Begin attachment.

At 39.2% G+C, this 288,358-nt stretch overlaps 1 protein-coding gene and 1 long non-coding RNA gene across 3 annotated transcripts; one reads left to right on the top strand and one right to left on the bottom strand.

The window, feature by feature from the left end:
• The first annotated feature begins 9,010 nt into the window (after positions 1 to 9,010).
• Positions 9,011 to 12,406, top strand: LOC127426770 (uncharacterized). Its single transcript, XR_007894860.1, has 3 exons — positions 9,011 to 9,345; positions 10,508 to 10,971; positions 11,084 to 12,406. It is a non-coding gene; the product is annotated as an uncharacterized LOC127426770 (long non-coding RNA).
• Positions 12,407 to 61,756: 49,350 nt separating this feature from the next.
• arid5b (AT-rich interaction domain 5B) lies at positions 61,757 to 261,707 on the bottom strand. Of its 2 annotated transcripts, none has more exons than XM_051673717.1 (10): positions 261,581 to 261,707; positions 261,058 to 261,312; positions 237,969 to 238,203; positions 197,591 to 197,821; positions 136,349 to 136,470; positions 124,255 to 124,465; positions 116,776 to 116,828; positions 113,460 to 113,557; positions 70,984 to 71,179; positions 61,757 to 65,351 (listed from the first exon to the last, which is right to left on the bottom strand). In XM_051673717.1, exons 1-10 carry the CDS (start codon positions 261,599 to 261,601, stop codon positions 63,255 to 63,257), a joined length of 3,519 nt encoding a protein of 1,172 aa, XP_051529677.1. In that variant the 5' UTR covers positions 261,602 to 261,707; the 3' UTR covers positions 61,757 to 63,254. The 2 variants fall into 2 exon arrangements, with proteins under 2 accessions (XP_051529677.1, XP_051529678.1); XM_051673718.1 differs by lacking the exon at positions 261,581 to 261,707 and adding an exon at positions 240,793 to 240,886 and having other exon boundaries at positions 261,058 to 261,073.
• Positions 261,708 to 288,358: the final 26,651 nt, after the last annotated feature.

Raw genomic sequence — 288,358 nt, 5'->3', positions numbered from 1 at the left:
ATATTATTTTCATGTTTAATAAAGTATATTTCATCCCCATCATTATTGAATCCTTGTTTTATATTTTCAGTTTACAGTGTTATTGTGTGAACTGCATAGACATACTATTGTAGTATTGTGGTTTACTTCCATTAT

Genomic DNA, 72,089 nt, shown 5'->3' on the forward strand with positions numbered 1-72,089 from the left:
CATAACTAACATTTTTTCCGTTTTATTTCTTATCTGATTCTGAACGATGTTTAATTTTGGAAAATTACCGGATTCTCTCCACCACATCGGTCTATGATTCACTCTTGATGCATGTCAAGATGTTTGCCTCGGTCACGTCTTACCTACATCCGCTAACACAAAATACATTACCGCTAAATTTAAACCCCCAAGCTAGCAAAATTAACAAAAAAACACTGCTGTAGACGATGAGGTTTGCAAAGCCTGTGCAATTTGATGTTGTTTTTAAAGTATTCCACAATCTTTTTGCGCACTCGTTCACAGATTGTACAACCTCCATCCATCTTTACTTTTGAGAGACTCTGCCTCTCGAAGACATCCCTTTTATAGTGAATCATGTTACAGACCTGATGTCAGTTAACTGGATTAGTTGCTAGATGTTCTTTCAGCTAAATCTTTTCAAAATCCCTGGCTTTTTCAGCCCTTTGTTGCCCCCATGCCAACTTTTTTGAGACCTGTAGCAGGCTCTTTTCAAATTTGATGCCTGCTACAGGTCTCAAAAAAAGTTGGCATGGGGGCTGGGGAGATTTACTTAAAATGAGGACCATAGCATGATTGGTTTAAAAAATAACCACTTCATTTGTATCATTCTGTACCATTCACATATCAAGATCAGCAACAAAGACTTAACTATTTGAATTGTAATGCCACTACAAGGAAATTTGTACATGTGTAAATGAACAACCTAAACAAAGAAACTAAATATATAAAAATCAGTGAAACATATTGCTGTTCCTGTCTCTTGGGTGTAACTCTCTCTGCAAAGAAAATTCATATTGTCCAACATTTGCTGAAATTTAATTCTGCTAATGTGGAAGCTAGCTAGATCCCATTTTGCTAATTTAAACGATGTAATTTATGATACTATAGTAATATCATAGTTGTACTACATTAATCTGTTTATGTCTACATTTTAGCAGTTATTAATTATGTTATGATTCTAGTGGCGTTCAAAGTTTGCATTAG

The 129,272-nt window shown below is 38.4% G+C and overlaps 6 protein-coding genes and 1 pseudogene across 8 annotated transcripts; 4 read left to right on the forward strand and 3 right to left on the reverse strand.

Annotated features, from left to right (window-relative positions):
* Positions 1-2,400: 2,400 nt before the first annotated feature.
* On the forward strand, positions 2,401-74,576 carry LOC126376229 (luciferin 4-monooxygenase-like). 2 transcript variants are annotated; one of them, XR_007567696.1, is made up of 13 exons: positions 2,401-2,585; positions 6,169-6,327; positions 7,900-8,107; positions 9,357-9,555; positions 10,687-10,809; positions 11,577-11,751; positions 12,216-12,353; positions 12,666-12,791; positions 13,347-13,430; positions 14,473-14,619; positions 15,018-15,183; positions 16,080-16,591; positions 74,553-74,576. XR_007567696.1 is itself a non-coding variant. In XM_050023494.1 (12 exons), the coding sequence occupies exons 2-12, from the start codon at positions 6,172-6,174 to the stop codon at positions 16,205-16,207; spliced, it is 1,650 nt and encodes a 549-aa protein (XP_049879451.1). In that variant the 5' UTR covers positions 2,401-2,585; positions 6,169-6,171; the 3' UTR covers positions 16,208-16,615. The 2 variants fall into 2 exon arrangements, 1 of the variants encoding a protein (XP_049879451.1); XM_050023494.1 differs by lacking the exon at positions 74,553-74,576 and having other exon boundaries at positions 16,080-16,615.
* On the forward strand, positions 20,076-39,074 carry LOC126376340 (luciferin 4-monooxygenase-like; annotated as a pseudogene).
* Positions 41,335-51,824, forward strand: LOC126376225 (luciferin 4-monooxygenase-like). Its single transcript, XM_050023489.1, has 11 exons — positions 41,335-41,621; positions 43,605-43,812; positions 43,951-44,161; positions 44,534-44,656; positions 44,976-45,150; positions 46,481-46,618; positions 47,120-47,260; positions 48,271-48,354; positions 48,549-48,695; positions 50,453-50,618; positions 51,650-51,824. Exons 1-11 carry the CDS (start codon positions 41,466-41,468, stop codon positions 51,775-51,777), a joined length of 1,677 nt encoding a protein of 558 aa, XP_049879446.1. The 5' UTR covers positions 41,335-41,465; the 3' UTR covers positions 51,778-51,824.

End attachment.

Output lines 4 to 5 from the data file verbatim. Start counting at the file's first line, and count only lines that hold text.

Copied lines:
• Positions 9,011 to 12,406, top strand: LOC127426770 (uncharacterized). Its single transcript, XR_007894860.1, has 3 exons — positions 9,011 to 9,345; positions 10,508 to 10,971; positions 11,084 to 12,406. It is a non-coding gene; the product is annotated as an uncharacterized LOC127426770 (long non-coding RNA).
• Positions 12,407 to 61,756: 49,350 nt separating this feature from the next.